Bochabela said the only person he told the truth to, that he was indeed going to his home to sleep instead of going to murder the three elderly women was Mofolo who also told him that he was leaving too.

He said he told Mofolo that he felt uncomfortable with the murder plan.

Bochabela said he left and when he arrived at his place he told his wife all about the meeting and the plot to kill the women.

He said his wife commended him for his decision to pull out.

“I told my wife to lock the door and not respond to anyone that would come knocking looking for me,” Bochabela said.

He said later in the night, Rethabile Poto arrived at his place and called him out but they did not respond until he left.

Bochabela said in the morning they discovered that indeed the men had carried out their mission.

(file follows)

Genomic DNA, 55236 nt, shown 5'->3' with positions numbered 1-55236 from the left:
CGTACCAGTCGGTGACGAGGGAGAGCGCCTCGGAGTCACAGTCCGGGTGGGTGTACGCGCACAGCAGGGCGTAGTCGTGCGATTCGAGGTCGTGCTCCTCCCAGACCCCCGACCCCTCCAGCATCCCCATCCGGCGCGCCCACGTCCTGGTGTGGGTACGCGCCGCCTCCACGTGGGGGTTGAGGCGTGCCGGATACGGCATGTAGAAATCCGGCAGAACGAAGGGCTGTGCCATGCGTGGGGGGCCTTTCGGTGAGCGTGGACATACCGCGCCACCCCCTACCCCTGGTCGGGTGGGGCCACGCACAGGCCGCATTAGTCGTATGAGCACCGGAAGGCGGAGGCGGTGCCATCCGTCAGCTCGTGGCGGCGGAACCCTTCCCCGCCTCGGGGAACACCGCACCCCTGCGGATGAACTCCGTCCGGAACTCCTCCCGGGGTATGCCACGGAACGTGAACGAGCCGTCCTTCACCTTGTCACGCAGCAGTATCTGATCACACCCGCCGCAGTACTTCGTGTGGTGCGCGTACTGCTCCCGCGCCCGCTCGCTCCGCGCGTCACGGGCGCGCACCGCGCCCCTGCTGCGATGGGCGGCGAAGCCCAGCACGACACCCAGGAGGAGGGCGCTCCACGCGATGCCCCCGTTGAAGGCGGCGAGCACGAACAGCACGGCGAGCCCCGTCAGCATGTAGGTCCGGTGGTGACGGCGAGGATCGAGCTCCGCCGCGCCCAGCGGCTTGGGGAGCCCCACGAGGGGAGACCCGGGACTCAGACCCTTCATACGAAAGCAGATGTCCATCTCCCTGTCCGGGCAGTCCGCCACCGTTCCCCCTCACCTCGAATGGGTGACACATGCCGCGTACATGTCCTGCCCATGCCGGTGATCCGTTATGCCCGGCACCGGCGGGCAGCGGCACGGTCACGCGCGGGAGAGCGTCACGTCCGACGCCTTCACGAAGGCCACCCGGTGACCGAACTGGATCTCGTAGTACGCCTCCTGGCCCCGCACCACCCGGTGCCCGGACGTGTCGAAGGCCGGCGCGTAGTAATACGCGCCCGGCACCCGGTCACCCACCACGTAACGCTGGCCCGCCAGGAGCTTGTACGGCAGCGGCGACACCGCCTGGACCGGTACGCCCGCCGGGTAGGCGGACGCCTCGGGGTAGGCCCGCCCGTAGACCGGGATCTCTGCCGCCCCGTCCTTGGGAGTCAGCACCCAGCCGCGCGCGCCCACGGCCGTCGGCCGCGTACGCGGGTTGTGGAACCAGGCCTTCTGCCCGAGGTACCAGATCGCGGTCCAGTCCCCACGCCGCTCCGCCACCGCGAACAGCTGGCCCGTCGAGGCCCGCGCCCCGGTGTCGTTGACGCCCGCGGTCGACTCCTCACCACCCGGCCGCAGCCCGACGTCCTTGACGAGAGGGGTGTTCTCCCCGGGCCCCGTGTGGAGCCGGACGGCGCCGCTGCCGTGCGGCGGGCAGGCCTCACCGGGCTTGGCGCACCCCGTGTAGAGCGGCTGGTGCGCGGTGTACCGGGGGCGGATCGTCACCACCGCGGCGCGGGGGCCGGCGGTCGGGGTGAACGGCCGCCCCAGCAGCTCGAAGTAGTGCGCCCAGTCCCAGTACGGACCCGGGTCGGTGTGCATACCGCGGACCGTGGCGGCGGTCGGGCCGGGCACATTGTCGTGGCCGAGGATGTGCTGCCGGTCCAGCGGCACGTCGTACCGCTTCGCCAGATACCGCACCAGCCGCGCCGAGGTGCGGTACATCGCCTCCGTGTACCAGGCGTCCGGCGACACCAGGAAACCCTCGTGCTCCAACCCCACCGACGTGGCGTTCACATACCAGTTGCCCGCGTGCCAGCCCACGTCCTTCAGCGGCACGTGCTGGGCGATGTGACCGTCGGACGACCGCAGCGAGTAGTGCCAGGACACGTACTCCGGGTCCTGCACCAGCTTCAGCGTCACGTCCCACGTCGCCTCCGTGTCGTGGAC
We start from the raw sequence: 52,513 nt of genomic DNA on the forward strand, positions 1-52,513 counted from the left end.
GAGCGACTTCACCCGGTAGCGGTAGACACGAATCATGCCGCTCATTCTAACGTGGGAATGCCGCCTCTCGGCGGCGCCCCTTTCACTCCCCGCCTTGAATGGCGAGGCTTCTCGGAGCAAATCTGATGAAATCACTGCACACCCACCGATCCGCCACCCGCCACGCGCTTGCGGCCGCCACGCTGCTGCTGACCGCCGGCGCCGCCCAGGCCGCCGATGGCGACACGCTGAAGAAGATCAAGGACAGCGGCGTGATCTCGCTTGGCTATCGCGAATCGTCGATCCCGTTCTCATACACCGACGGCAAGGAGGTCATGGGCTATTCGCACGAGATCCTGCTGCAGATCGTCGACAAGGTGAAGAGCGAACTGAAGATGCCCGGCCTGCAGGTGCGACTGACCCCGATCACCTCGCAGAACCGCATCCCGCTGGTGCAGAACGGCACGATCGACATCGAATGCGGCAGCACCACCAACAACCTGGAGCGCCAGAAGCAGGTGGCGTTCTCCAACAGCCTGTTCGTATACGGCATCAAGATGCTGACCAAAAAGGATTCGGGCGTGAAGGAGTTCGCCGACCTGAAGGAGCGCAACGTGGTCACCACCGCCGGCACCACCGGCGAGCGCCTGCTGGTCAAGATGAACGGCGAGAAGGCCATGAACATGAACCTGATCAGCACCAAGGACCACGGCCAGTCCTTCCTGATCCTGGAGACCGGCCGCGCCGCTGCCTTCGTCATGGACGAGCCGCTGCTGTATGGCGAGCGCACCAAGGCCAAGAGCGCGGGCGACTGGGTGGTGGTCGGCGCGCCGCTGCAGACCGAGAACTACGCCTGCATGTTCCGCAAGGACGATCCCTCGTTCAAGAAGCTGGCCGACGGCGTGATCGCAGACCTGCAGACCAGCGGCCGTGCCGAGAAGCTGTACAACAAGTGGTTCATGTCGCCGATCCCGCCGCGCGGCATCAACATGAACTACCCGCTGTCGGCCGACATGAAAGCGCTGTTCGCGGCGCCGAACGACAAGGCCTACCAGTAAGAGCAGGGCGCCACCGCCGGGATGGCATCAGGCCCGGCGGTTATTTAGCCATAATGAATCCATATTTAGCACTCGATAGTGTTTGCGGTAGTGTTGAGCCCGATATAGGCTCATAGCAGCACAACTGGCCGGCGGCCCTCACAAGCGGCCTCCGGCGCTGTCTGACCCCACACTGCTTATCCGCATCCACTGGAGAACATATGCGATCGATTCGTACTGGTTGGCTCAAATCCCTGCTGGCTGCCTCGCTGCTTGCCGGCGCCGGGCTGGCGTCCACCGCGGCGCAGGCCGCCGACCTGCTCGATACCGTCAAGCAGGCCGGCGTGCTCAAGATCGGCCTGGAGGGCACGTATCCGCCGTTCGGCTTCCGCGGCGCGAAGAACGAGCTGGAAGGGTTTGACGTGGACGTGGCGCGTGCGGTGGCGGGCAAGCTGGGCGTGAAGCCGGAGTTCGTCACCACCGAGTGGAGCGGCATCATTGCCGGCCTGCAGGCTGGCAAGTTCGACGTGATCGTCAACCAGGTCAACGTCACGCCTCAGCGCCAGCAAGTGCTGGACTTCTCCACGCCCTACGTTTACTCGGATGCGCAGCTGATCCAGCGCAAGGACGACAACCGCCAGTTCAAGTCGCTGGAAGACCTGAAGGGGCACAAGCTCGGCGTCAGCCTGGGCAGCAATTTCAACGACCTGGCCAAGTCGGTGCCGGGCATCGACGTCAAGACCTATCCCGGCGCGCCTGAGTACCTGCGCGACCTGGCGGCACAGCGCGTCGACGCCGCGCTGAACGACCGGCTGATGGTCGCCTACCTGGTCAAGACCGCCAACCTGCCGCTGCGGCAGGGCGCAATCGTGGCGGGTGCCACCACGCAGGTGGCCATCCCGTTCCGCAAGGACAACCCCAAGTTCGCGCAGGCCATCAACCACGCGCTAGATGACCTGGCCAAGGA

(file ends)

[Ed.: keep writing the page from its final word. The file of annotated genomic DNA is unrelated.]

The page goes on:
The village chief of Ha-Kholoko, Chief Thabang Lehoko, told Justice Hlaele that it was between 11 pm and 12 midnight when he received a phone call from one Pakiso Maseka who is a neighbour to one of the murdered women.

Chief Lehoko said Maseka told him to rush to ’Mampolokeng Masasa’s place to see what evil had been done to her.

“I rushed to Masasa’s place and on arrival I found Pakiso in the company of Moitheri Masasa,” Chief Lehoko said.

He said he found the old lady on the bed, naked with her legs spread wide.

“I was embarrassed by the sight of the old lady in that state, naked and covered in blood,” the chief said.

He said he went out and asked Maseka what had happened but Maseka referred him to Moitheri Masasa.

Chief Lehoko said Masasa told him that there were people with spears who had threatened to kill him if he came out of the house.

He said Maseka said he knew that Masasa’s neighbour, ’Malekhooa Maeka, was a light sleeper and she could have heard something.

The chief then sent one Patrick Lehoko to Maeka’s house to check if she had heard anything but Patrick came back saying Maeka was not at her house.